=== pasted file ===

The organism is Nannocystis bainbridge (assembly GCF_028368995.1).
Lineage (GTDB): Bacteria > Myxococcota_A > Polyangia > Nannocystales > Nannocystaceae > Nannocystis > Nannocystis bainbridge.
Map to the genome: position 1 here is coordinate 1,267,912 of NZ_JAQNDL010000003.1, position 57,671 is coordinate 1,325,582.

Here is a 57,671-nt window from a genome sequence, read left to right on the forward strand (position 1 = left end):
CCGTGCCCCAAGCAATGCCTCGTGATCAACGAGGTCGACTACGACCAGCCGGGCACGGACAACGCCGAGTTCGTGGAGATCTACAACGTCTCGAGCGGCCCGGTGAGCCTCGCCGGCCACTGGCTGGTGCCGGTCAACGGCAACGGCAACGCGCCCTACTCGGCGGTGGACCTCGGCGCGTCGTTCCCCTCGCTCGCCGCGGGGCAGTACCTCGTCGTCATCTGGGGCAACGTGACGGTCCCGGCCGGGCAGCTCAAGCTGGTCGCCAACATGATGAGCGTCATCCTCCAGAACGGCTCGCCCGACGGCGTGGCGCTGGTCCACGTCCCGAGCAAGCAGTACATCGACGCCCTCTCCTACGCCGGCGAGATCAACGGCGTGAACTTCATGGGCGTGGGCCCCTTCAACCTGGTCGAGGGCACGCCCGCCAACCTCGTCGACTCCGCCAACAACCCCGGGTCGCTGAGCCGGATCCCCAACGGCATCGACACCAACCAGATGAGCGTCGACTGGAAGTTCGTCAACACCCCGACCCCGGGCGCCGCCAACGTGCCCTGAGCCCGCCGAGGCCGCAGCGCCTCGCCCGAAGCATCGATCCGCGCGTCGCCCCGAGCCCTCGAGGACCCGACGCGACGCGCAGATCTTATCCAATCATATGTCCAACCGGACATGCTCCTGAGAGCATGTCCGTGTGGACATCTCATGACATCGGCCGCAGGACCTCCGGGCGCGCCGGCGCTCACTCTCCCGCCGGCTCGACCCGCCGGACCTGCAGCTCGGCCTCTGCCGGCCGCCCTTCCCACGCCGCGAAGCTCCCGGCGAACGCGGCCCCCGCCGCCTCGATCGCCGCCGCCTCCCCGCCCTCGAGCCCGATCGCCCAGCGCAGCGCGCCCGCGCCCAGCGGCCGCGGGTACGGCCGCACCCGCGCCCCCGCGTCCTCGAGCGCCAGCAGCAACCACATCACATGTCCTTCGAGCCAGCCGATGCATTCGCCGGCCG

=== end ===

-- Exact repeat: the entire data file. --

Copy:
The organism is Nannocystis bainbridge (assembly GCF_028368995.1).
Lineage (GTDB): Bacteria > Myxococcota_A > Polyangia > Nannocystales > Nannocystaceae > Nannocystis > Nannocystis bainbridge.
Map to the genome: position 1 here is coordinate 1,267,912 of NZ_JAQNDL010000003.1, position 57,671 is coordinate 1,325,582.

Here is a 57,671-nt window from a genome sequence, read left to right on the forward strand (position 1 = left end):
CCGTGCCCCAAGCAATGCCTCGTGATCAACGAGGTCGACTACGACCAGCCGGGCACGGACAACGCCGAGTTCGTGGAGATCTACAACGTCTCGAGCGGCCCGGTGAGCCTCGCCGGCCACTGGCTGGTGCCGGTCAACGGCAACGGCAACGCGCCCTACTCGGCGGTGGACCTCGGCGCGTCGTTCCCCTCGCTCGCCGCGGGGCAGTACCTCGTCGTCATCTGGGGCAACGTGACGGTCCCGGCCGGGCAGCTCAAGCTGGTCGCCAACATGATGAGCGTCATCCTCCAGAACGGCTCGCCCGACGGCGTGGCGCTGGTCCACGTCCCGAGCAAGCAGTACATCGACGCCCTCTCCTACGCCGGCGAGATCAACGGCGTGAACTTCATGGGCGTGGGCCCCTTCAACCTGGTCGAGGGCACGCCCGCCAACCTCGTCGACTCCGCCAACAACCCCGGGTCGCTGAGCCGGATCCCCAACGGCATCGACACCAACCAGATGAGCGTCGACTGGAAGTTCGTCAACACCCCGACCCCGGGCGCCGCCAACGTGCCCTGAGCCCGCCGAGGCCGCAGCGCCTCGCCCGAAGCATCGATCCGCGCGTCGCCCCGAGCCCTCGAGGACCCGACGCGACGCGCAGATCTTATCCAATCATATGTCCAACCGGACATGCTCCTGAGAGCATGTCCGTGTGGACATCTCATGACATCGGCCGCAGGACCTCCGGGCGCGCCGGCGCTCACTCTCCCGCCGGCTCGACCCGCCGGACCTGCAGCTCGGCCTCTGCCGGCCGCCCTTCCCACGCCGCGAAGCTCCCGGCGAACGCGGCCCCCGCCGCCTCGATCGCCGCCGCCTCCCCGCCCTCGAGCCCGATCGCCCAGCGCAGCGCGCCCGCGCCCAGCGGCCGCGGGTACGGCCGCACCCGCGCCCCCGCGTCCTCGAGCGCCAGCAGCAACCACATCACATGTCCTTCGAGCCAGCCGATGCATTCGCCGGCCG